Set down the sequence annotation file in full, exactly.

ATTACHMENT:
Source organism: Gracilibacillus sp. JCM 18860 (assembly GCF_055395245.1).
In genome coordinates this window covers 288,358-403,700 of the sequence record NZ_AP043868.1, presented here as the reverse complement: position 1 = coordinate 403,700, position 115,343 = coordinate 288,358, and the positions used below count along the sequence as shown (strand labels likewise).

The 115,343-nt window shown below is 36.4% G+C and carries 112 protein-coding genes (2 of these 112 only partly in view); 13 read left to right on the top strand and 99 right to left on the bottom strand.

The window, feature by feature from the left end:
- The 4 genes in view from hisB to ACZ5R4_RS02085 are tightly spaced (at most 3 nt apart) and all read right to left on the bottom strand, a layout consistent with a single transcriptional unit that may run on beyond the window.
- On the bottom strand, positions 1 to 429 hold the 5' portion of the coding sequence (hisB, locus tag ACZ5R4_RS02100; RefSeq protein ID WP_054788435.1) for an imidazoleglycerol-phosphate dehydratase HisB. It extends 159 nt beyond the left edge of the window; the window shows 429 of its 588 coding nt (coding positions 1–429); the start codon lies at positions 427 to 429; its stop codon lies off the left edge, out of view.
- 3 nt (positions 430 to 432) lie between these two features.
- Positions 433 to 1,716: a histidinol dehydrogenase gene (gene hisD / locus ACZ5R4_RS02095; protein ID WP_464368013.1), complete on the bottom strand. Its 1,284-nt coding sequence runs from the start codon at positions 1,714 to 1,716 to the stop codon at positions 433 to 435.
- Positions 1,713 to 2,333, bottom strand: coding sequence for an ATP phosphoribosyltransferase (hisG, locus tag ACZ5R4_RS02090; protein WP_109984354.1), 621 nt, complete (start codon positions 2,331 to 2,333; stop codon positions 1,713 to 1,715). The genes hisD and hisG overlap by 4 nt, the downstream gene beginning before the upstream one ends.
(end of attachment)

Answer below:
Source organism: Gracilibacillus sp. JCM 18860 (assembly GCF_055395245.1).
In genome coordinates this window covers 288,358-403,700 of the sequence record NZ_AP043868.1, presented here as the reverse complement: position 1 = coordinate 403,700, position 115,343 = coordinate 288,358, and the positions used below count along the sequence as shown (strand labels likewise).

The 115,343-nt window shown below is 36.4% G+C and carries 112 protein-coding genes (2 of these 112 only partly in view); 13 read left to right on the top strand and 99 right to left on the bottom strand.

The window, feature by feature from the left end:
- The 4 genes in view from hisB to ACZ5R4_RS02085 are tightly spaced (at most 3 nt apart) and all read right to left on the bottom strand, a layout consistent with a single transcriptional unit that may run on beyond the window.
- On the bottom strand, positions 1 to 429 hold the 5' portion of the coding sequence (hisB, locus tag ACZ5R4_RS02100; RefSeq protein ID WP_054788435.1) for an imidazoleglycerol-phosphate dehydratase HisB. It extends 159 nt beyond the left edge of the window; the window shows 429 of its 588 coding nt (coding positions 1–429); the start codon lies at positions 427 to 429; its stop codon lies off the left edge, out of view.
- 3 nt (positions 430 to 432) lie between these two features.
- Positions 433 to 1,716: a histidinol dehydrogenase gene (gene hisD / locus ACZ5R4_RS02095; protein ID WP_464368013.1), complete on the bottom strand. Its 1,284-nt coding sequence runs from the start codon at positions 1,714 to 1,716 to the stop codon at positions 433 to 435.
- Positions 1,713 to 2,333, bottom strand: coding sequence for an ATP phosphoribosyltransferase (hisG, locus tag ACZ5R4_RS02090; protein WP_109984354.1), 621 nt, complete (start codon positions 2,331 to 2,333; stop codon positions 1,713 to 1,715). The genes hisD and hisG overlap by 4 nt, the downstream gene beginning before the upstream one ends.